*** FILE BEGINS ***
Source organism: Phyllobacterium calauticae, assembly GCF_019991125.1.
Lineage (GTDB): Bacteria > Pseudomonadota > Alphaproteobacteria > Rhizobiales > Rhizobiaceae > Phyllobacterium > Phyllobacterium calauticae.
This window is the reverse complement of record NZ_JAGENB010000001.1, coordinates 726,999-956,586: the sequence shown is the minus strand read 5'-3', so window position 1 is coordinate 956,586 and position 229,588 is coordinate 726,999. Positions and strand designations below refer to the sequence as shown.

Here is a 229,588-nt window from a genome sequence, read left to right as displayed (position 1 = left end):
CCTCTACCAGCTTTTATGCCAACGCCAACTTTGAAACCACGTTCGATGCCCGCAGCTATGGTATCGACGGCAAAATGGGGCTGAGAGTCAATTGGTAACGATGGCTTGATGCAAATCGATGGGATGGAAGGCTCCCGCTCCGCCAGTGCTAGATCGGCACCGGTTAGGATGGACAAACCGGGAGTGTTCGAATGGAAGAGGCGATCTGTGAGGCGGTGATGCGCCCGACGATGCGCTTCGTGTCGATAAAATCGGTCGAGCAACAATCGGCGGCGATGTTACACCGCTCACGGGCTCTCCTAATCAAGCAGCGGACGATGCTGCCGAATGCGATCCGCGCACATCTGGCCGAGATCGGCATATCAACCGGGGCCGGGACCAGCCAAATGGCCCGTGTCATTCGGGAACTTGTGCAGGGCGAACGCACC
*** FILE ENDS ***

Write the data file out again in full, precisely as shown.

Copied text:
Source organism: Phyllobacterium calauticae, assembly GCF_019991125.1.
Lineage (GTDB): Bacteria > Pseudomonadota > Alphaproteobacteria > Rhizobiales > Rhizobiaceae > Phyllobacterium > Phyllobacterium calauticae.
This window is the reverse complement of record NZ_JAGENB010000001.1, coordinates 726,999-956,586: the sequence shown is the minus strand read 5'-3', so window position 1 is coordinate 956,586 and position 229,588 is coordinate 726,999. Positions and strand designations below refer to the sequence as shown.

Here is a 229,588-nt window from a genome sequence, read left to right as displayed (position 1 = left end):
CCTCTACCAGCTTTTATGCCAACGCCAACTTTGAAACCACGTTCGATGCCCGCAGCTATGGTATCGACGGCAAAATGGGGCTGAGAGTCAATTGGTAACGATGGCTTGATGCAAATCGATGGGATGGAAGGCTCCCGCTCCGCCAGTGCTAGATCGGCACCGGTTAGGATGGACAAACCGGGAGTGTTCGAATGGAAGAGGCGATCTGTGAGGCGGTGATGCGCCCGACGATGCGCTTCGTGTCGATAAAATCGGTCGAGCAACAATCGGCGGCGATGTTACACCGCTCACGGGCTCTCCTAATCAAGCAGCGGACGATGCTGCCGAATGCGATCCGCGCACATCTGGCCGAGATCGGCATATCAACCGGGGCCGGGACCAGCCAAATGGCCCGTGTCATTCGGGAACTTGTGCAGGGCGAACGCACC